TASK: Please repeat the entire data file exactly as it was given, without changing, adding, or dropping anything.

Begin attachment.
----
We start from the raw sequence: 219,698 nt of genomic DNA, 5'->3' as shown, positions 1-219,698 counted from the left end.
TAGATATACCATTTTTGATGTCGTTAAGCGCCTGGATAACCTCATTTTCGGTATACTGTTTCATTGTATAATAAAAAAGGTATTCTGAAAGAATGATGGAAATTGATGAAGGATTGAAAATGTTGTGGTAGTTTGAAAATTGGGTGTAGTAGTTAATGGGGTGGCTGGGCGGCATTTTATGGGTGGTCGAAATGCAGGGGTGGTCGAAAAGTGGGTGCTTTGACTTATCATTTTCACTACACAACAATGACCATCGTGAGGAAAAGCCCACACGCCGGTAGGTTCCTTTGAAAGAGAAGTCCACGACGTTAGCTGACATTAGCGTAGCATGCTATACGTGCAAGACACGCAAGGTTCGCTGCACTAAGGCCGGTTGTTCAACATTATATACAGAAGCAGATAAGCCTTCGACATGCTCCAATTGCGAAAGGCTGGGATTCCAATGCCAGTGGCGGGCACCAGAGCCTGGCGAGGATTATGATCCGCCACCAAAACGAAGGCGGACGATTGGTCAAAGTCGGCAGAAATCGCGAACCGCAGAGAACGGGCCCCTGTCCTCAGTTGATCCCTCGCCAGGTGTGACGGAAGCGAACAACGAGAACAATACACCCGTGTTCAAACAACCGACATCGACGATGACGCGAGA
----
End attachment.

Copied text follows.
We start from the raw sequence: 219,698 nt of genomic DNA, 5'->3' as shown, positions 1-219,698 counted from the left end.
TAGATATACCATTTTTGATGTCGTTAAGCGCCTGGATAACCTCATTTTCGGTATACTGTTTCATTGTATAATAAAAAAGGTATTCTGAAAGAATGATGGAAATTGATGAAGGATTGAAAATGTTGTGGTAGTTTGAAAATTGGGTGTAGTAGTTAATGGGGTGGCTGGGCGGCATTTTATGGGTGGTCGAAATGCAGGGGTGGTCGAAAAGTGGGTGCTTTGACTTATCATTTTCACTACACAACAATGACCATCGTGAGGAAAAGCCCACACGCCGGTAGGTTCCTTTGAAAGAGAAGTCCACGACGTTAGCTGACATTAGCGTAGCATGCTATACGTGCAAGACACGCAAGGTTCGCTGCACTAAGGCCGGTTGTTCAACATTATATACAGAAGCAGATAAGCCTTCGACATGCTCCAATTGCGAAAGGCTGGGATTCCAATGCCAGTGGCGGGCACCAGAGCCTGGCGAGGATTATGATCCGCCACCAAAACGAAGGCGGACGATTGGTCAAAGTCGGCAGAAATCGCGAACCGCAGAGAACGGGCCCCTGTCCTCAGTTGATCCCTCGCCAGGTGTGACGGAAGCGAACAACGAGAACAATACACCCGTGTTCAAACAACCGACATCGACGATGACGCGAGA